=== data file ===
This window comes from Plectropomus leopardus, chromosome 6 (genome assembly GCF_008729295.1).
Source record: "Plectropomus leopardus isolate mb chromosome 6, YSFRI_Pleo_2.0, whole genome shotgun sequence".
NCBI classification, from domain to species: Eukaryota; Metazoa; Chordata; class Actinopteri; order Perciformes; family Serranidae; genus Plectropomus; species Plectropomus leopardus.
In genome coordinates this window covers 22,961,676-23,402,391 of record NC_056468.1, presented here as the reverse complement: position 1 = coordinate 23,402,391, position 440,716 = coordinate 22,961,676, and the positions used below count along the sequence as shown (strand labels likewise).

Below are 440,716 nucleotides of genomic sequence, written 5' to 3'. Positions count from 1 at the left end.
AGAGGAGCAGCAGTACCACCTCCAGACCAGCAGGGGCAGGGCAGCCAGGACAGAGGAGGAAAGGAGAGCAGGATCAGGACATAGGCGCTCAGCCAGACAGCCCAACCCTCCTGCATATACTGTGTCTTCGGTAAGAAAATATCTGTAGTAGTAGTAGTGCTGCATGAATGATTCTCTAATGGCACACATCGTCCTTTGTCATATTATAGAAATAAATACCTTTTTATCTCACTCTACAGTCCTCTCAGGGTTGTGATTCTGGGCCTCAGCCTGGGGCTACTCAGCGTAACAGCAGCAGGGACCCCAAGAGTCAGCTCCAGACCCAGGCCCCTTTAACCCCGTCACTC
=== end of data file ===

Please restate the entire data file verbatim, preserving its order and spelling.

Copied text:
This window comes from Plectropomus leopardus, chromosome 6 (genome assembly GCF_008729295.1).
Source record: "Plectropomus leopardus isolate mb chromosome 6, YSFRI_Pleo_2.0, whole genome shotgun sequence".
NCBI classification, from domain to species: Eukaryota; Metazoa; Chordata; class Actinopteri; order Perciformes; family Serranidae; genus Plectropomus; species Plectropomus leopardus.
In genome coordinates this window covers 22,961,676-23,402,391 of record NC_056468.1, presented here as the reverse complement: position 1 = coordinate 23,402,391, position 440,716 = coordinate 22,961,676, and the positions used below count along the sequence as shown (strand labels likewise).

Below are 440,716 nucleotides of genomic sequence, written 5' to 3'. Positions count from 1 at the left end.
AGAGGAGCAGCAGTACCACCTCCAGACCAGCAGGGGCAGGGCAGCCAGGACAGAGGAGGAAAGGAGAGCAGGATCAGGACATAGGCGCTCAGCCAGACAGCCCAACCCTCCTGCATATACTGTGTCTTCGGTAAGAAAATATCTGTAGTAGTAGTAGTGCTGCATGAATGATTCTCTAATGGCACACATCGTCCTTTGTCATATTATAGAAATAAATACCTTTTTATCTCACTCTACAGTCCTCTCAGGGTTGTGATTCTGGGCCTCAGCCTGGGGCTACTCAGCGTAACAGCAGCAGGGACCCCAAGAGTCAGCTCCAGACCCAGGCCCCTTTAACCCCGTCACTC